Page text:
The head of the NATO mission in Iraq insisted Thursday (June 6th) that the recent increase in tension between the US and Iran has not hampered the alliance's work in the country, AFP reported.
Washington ordered the evacuation of non-emergency staff from its Baghdad embassy last month due to an alleged growing threat from Iranian-linked Iraqi militias, while Germany and the Netherlands suspended their training missions.
But Canadian General Dany Fortin, who leads NATO's 500-strong training and advisory mission in Iraq, said his forces had "sufficiently mitigated" the threat and were able to continue working.
"There is no doubt there is still risk and as reported in the media in the last few weeks there was a critical threat, cause for concern for the US and for all of us," Fortin told reporters at NATO headquarters in Brussels.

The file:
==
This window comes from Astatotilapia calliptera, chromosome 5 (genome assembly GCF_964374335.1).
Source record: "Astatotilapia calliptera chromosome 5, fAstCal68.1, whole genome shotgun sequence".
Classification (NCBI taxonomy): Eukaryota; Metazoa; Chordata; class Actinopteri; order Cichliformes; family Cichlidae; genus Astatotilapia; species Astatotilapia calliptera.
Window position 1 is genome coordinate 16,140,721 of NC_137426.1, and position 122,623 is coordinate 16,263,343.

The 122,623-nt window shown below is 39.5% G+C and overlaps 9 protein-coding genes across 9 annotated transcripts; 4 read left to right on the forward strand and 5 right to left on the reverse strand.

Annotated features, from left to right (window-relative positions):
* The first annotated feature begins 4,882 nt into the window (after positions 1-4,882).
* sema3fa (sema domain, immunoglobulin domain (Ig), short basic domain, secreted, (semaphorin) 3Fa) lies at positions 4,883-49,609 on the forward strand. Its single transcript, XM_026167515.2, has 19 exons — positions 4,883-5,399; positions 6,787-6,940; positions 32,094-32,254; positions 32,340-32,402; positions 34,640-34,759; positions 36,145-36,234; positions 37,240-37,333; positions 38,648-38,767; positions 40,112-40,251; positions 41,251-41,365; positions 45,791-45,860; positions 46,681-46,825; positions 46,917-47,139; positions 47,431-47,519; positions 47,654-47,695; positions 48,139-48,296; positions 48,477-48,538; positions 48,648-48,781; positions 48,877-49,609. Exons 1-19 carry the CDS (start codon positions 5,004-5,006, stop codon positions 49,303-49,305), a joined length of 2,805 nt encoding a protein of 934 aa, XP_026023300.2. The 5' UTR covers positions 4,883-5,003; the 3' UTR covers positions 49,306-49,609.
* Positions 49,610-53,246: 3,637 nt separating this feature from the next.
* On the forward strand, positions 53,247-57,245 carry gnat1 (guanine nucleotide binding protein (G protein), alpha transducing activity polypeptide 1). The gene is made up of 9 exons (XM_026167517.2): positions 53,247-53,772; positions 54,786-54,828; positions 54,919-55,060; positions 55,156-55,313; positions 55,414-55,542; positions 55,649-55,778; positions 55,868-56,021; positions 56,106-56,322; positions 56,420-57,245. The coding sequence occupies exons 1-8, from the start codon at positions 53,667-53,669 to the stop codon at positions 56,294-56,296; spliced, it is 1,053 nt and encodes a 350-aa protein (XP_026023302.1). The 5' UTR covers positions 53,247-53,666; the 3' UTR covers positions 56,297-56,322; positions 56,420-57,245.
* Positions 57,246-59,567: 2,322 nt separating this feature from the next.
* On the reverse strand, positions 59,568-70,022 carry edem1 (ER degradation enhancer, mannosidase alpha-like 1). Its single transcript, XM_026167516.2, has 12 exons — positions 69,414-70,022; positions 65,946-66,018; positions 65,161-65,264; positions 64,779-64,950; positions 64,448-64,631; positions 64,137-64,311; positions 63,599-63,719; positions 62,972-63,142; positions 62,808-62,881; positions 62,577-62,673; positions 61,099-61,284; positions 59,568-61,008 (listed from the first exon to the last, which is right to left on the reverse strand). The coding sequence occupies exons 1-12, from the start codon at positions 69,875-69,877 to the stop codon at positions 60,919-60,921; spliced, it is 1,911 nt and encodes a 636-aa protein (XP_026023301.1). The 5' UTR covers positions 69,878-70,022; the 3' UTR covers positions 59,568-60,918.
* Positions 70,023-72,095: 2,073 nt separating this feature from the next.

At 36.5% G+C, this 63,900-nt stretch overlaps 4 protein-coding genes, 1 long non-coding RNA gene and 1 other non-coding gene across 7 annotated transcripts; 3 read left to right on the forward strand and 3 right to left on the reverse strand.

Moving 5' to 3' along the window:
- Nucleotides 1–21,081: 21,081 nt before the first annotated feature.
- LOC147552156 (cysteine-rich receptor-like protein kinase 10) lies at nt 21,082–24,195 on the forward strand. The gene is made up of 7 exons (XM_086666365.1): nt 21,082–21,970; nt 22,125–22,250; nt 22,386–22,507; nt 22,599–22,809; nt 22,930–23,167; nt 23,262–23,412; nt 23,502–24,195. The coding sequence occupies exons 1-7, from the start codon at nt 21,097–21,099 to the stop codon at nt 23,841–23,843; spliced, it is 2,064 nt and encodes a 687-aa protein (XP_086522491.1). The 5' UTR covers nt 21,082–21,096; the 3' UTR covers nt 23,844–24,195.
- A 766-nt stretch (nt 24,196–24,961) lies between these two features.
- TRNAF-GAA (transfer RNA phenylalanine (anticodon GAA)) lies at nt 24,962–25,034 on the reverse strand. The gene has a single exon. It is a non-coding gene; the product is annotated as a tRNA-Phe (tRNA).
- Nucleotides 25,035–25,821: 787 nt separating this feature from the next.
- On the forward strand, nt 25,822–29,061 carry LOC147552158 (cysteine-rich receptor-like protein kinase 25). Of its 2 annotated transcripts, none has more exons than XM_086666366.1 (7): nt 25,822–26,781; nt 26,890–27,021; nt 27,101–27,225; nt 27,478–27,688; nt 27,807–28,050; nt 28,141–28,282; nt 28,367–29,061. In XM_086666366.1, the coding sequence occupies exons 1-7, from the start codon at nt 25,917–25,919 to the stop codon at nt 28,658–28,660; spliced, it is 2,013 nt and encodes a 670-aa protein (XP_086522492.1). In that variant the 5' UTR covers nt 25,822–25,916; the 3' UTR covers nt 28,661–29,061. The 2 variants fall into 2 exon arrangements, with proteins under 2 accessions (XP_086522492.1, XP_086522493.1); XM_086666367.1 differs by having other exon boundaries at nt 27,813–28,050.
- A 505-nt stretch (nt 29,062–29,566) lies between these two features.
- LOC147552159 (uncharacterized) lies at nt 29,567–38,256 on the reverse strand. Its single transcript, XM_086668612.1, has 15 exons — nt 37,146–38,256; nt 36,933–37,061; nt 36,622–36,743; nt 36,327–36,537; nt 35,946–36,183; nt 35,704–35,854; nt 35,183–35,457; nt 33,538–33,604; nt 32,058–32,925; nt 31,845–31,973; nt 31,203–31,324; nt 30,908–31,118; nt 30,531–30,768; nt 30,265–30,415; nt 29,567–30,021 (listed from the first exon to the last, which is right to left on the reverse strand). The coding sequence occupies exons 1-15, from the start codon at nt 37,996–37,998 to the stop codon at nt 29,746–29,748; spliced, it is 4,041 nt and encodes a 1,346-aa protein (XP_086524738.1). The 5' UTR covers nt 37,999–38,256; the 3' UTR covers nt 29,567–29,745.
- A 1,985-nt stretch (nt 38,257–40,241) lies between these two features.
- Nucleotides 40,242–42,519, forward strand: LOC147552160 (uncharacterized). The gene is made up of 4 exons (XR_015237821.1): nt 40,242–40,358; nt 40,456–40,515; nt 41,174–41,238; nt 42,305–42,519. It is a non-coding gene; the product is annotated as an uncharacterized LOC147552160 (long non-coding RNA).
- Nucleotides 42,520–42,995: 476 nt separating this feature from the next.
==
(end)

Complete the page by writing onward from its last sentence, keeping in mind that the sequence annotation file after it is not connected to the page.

"We have force protection measures in place to ensure that we are vigilant, unpredictable, we change things, but we can continue our activities. So it has not affected our advising, our training activities whatsoever."
The NATO mission aims to train local Iraqi forces and improve military education centres to try to avoid a repeat of 2014, when the "Islamic State of Iraq and Syria" (ISIS) seized large areas of Iraq and Syria.
Fortin said the aim was to create a "self-sustainable" system of forces and training in Iraq, adding that he hoped this could be achieved in three to four years.